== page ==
Lessons About Errors
The Bigfoot DNA fiasco conveyed a harsh lesson regarding the evidentiary standards prevailing in the scientific community. However, some may see it as a true cautionary tale of an entirely different nature. In one sense, the fatal error the Bigfoot researchers committed was actually producing some data for independent appraisal. In principle, even researchers who self-publish or place work in weak open-access venues still run the risk that someone might actually evaluate their data.
Several strategies for the data challenged already seem to be in operation. Recognizing even unsubstantiated evidence can draw crowds, one enterprising investigator resurrected the carnival freak shows of the past by plopping a purported Bigfoot corpse in an RV and charging admission. When pressed to document scientific authenticity he seems to simply repeat that definitive test results are imminent (http://www.huffingtonpost.com/2014/02/27/rick-dyer-bigfoot-traveling-tour_n_4827104.html?view=print&comm_ref=false). At least being able to relocate easily may help to avoid local law enforcement officials becoming too curious as to whether or not Bigfoot is human and shooting one constitutes a criminal act.
However, there are even better alternatives. The publicity buzz surrounding the ‘Paracas Skulls’ investigation illustrates the allure of scientific data. DNA evidence was used to make some extremely eye-catching extrapolations regarding the nature and evolutionary history of the Paracas remains (http://www.disclose.tv/news/Shocking_NEW_DNA_Evidence_Reveals_Nephilim_Existence/99455). Overlooking the archaeological/cultural context provided by the work of previous investigations, it turns out this alternative history narrative has been brewing for a while (http://badarchaeology.wordpress.com/). It is important to recognize that the promoters were able to foster impressive public interest while revealing no scientifically meaningful data. Instead they simply alluded to DNA evidence so preliminary in nature and of such dubious quality that nothing solid could be gleaned from it. A masterful combination of attractive illusion and plausible deniability, the investigators seem to have discovered a safe refuge – produce no data and critics have nothing to use against you to directly refute your statements. Unfortunately, it seems writing future formal scientific publications will have to compete with other potentially more lucrative priorities (http://grenzwissenschaft-aktuell.blogspot.com/2014/02/interview-with-brien-foerster.html ). That situation suggests while this story might belong to the world, neither the public nor a few academics stand much chance of getting a real look at the data.
Despite releasing no scientifically significant information, the Paracas Skull collaborators still face the problem of having too much DNA data or, more properly, of having talked too much about it. Everyone knows they have something and a continued failure to present it invites a sustained barrage of embarrassing questions from skeptical busybodies. Of course, it remains to be seen how they will respond to such criticisms. However, perhaps one day a truly cynical investigator will recognize the final solution to the data dilemma is the zero option.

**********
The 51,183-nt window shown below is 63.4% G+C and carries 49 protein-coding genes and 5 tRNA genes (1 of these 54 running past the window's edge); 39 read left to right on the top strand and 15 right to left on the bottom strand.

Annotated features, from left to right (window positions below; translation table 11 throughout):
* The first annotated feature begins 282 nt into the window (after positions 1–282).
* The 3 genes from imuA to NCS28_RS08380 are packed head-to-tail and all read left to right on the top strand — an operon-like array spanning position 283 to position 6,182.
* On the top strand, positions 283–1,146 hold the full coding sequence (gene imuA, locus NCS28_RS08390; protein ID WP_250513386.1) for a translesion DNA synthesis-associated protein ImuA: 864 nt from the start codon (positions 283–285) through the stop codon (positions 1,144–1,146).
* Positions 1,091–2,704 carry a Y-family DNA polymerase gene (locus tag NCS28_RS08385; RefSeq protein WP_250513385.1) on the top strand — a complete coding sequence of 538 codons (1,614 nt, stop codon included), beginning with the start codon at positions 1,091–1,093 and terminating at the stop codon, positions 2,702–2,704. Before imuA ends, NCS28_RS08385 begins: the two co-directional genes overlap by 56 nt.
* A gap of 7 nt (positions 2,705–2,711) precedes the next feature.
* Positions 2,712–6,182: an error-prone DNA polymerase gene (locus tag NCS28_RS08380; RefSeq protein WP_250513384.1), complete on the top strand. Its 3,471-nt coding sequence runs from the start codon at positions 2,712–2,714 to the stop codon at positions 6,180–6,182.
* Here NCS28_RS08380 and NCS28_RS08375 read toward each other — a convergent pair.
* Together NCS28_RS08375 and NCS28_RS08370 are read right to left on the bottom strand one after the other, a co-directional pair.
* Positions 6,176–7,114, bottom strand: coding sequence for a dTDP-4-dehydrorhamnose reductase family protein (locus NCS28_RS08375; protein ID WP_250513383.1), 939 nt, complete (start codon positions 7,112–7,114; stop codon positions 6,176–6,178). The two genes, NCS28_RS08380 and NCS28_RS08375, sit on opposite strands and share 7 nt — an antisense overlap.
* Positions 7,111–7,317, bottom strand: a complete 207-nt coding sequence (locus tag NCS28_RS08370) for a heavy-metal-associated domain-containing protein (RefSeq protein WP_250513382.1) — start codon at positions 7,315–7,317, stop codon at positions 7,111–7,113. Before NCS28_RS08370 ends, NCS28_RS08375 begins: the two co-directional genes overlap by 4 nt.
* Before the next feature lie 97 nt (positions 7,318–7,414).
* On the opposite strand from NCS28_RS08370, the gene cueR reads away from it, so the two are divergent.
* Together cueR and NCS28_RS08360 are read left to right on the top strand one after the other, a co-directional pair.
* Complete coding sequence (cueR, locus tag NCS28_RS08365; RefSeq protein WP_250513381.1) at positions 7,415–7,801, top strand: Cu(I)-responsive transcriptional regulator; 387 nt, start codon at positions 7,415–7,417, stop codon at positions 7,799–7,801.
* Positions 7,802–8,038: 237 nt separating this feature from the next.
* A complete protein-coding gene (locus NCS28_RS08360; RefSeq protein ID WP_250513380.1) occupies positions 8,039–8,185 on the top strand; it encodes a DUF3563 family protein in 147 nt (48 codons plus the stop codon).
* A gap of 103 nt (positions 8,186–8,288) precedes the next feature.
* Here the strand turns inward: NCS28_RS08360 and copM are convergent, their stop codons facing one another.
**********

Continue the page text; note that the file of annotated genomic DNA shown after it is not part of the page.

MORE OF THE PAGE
It is simple and audacious. Simply submit a poor excuse for a scientific manuscript to the most prestigious, peer-reviewed scientific journal you can find and wait. When it is rejected, complain publically that the work ‘passed’ peer review, but mainstream science is conspiring to suppress your momentous discovery. But do not self-publish, submit to open-access outlets or ever offer any data for independent inspection. The journal editors and peer reviewers are ethically bound not to disclose any materials provided for the purposes of peer review. That means there is no risk anyone will actually see what type of junk you sent in for evaluation unless you decide to show it to them. And that constitutes a free pass to rage against the unfair system to help with raising funds or collect a few lecture circuit invitations. Sure looks a lot easier than hauling some Bigfoot carcass named Hank to every strip mall in the country.
Genetic analysis technologies have already revolutionized science and our legal system and are now being adopted by researchers looking into paranormal phenomena. Hopefully, this will inspire high quality work and produce some definitive answers. Consumers and skeptics alike are warned that along with the stunning advances in technology, the means and venues for communicating scientific achievements are changing quickly as well. Both present challenges to anyone seeking to establish the validity of remarkable evidence submitted to support remarkable claims. The skeptically inclined often challenge those claiming proof of paranormal phenomena to validate their evidence through publication in a scientific journal. They are forewarned that the rise of open-access publishing may soon undermine that standard retort.
The new technologies hold both danger and opportunity. Some will embrace the chance to push boundaries and learn more. Perhaps others will fall back to an old game; now you see it, now you don’t. We’ll see.